* How about reducing tax breaks for oil and gas companies? Nah…we may have some issues soon with some of our Middle-Eastern friends, and will need whatever oil can be squeezed out of American wells. We also need their dollars for our re-election campaigns.
* Abolish the current ability of American corporations to defer the taxation of foreign profits until the money is brought back into the U.S. Let’s make it all taxable now. We’d have to ignore the fact that we would become almost the only country in the world to tax the worldwide income of our domestic corporations, but that’s just a PR point. This provision would also have the effect of turning the USA into the world’s biggest “negative tax haven” and tend to drive out lots of businesses, but we can just make it illegal for them to leave. Depending on how it’s handled, the potential “profits” (can you call tax proceeds a profit?) are huge. Maybe we can phase it in gradually enough to make it (barely) palatable while promising lower overall rates, which we can just raise in a few years anyway. Brilliant.
* Let’s get rid of the ceiling on the wage base for Social Security taxes. Right now, we only tax about the first $106,000 of earned income for Social Security purposes, but the system is going broke. We need to be able to keep the promises we’ve made to generations of Americans, and if it means a moderate tax increase on a few rich people, it’s a small price to pay for our future economic security. Not only that, it’s potentially a lot of money and it should be easy to line up the votes.
* Let’s also abolish the tax break that owners of small business corporations get on the profits from their corporations. Right now, they only pay Social Security and Medicare tax on the income they earn from their actual work for the corporation, but not the profits of the corporation. Both Social Security and Medicare are in desperate need of funds, and we tend to think that all this chit-chat about small business being the biggest creators of jobs and economic activity in the country is overstated. Why should their profits only be subject to one level of taxation when the country is in a financial crisis? Plus, they’re not organized very well and probably don’t have the votes to stop us.
* Hmmmm………..while we’re on the subject, could we possibly subject corporate dividends to Social Security and Medicare tax? Oops. Too many negative votes here and too much bad press to overcome. Never mind.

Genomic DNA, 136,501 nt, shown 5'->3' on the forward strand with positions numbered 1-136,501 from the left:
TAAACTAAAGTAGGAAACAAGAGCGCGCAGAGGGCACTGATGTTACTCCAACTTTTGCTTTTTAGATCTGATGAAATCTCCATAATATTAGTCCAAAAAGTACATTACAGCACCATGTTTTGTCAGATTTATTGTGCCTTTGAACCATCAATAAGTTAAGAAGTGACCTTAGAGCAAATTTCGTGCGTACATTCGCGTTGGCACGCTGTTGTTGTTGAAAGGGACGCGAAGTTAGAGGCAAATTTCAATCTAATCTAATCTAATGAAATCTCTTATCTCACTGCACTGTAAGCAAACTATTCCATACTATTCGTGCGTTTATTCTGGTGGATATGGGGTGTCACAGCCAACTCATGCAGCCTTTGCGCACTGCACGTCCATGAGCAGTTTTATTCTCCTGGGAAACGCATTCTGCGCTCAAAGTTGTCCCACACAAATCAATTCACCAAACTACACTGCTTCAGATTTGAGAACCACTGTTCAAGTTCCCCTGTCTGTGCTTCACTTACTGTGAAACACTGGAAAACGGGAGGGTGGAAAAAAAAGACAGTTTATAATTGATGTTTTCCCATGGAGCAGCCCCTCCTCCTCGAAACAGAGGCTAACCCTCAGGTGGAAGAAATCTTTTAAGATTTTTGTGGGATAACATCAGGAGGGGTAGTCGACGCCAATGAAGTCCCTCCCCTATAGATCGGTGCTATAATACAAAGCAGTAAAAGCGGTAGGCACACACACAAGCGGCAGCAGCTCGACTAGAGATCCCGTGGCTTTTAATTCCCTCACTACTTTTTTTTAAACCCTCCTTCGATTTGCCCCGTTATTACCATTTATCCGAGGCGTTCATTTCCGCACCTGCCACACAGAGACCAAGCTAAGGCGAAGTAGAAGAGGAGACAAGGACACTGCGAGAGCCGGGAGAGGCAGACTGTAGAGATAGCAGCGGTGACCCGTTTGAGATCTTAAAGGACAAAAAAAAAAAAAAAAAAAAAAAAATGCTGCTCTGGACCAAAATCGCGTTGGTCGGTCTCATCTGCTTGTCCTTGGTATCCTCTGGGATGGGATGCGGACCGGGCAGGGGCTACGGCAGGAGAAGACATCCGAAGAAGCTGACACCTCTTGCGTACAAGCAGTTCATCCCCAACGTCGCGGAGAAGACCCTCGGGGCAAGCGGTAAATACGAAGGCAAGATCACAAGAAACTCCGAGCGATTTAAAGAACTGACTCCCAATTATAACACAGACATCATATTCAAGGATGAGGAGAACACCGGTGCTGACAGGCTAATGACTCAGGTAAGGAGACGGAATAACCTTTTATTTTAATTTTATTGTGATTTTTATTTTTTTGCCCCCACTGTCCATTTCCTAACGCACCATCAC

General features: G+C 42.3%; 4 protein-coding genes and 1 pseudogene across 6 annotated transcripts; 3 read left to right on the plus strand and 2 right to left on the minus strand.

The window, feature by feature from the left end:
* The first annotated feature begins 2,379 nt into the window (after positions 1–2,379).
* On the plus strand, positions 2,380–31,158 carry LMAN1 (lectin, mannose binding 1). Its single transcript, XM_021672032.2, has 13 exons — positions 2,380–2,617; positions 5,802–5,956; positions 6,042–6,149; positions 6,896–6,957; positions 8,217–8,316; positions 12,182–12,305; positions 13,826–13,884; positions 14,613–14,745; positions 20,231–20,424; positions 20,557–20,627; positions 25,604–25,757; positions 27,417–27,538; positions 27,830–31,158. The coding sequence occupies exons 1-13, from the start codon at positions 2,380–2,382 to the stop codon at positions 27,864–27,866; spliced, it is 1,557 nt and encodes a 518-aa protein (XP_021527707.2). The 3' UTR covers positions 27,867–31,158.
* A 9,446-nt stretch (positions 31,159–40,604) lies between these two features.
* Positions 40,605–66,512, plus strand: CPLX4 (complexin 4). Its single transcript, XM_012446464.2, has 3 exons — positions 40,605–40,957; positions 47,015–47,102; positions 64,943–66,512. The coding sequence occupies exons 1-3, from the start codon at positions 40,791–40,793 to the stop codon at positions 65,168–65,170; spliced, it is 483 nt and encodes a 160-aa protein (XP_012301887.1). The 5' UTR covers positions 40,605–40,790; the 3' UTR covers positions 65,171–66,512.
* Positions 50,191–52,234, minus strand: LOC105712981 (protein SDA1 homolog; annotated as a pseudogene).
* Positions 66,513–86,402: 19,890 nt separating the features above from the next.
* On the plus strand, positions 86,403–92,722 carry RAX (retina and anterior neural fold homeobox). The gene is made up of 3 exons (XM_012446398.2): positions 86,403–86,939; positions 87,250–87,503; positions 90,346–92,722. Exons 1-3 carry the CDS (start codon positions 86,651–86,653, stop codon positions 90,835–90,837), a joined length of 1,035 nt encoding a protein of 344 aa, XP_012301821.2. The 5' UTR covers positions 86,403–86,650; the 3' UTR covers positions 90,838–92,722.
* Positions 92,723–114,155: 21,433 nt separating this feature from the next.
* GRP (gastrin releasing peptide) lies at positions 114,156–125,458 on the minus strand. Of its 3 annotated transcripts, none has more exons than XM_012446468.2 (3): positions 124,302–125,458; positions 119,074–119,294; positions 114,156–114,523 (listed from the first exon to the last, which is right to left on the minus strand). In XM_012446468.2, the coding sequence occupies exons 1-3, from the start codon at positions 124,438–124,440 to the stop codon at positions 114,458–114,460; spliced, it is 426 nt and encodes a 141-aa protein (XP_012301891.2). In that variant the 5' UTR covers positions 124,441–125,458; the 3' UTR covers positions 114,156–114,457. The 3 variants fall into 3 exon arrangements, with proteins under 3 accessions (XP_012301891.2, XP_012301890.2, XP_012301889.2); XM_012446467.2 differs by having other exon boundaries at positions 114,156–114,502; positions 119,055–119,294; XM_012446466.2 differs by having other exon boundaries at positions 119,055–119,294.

* Penalties! This is a good one. After all, the country is in rough shape and needs us all to pitch in, and we’re going to make the tax system so simple a child could comply. So, let’s get serious with those shiftless deadbeats who aren’t paying their fair share (or paying it quickly enough) and impose penalties for each and every deviation from prescribed behavior, and make these penalties serious enough to cause noseb
leeds. Of course, the fact that our eager tax collectors will use their newfound authority to impose penalties on almost anything that moves is simply a unavoidable side effect of the medication for the body-politic. I guess you could think of this as a sort of economic chemotherapy.
* Maybe we could abolish the mortgage interest deduction and replace it with a credit which would phase out for higher-income taxpayers. We’d have to be careful with this one and drop it like a hot potato if the PR doesn’t work and the middle class (or what’s left of it) starts getting upset. However, if we can get the public to buy off on it, maybe as part of a package of promises, we can always tinker with the thing later if we need more cash.
* Here’s another possibility – charitable donations. If you look at it for a minute, all those organizations are doing is the government’s work anyway, so why should we be handing out a tax break for funding them when we need the money more than they do? It’s already illegal for them to lobby or try to influence legislation, so they’re limited in what they can do to stop this, PR-wise. If we pitch this right, maybe allowing the deduction but limiting it to 10% of income or something reasonable, we can get most folks to go along. After all, who gives away more than 10% of their income except crackpots?
Well, there’s few money-raising ideas for you, and a few things to consider if you value your wealth. Let the taxpayer beware.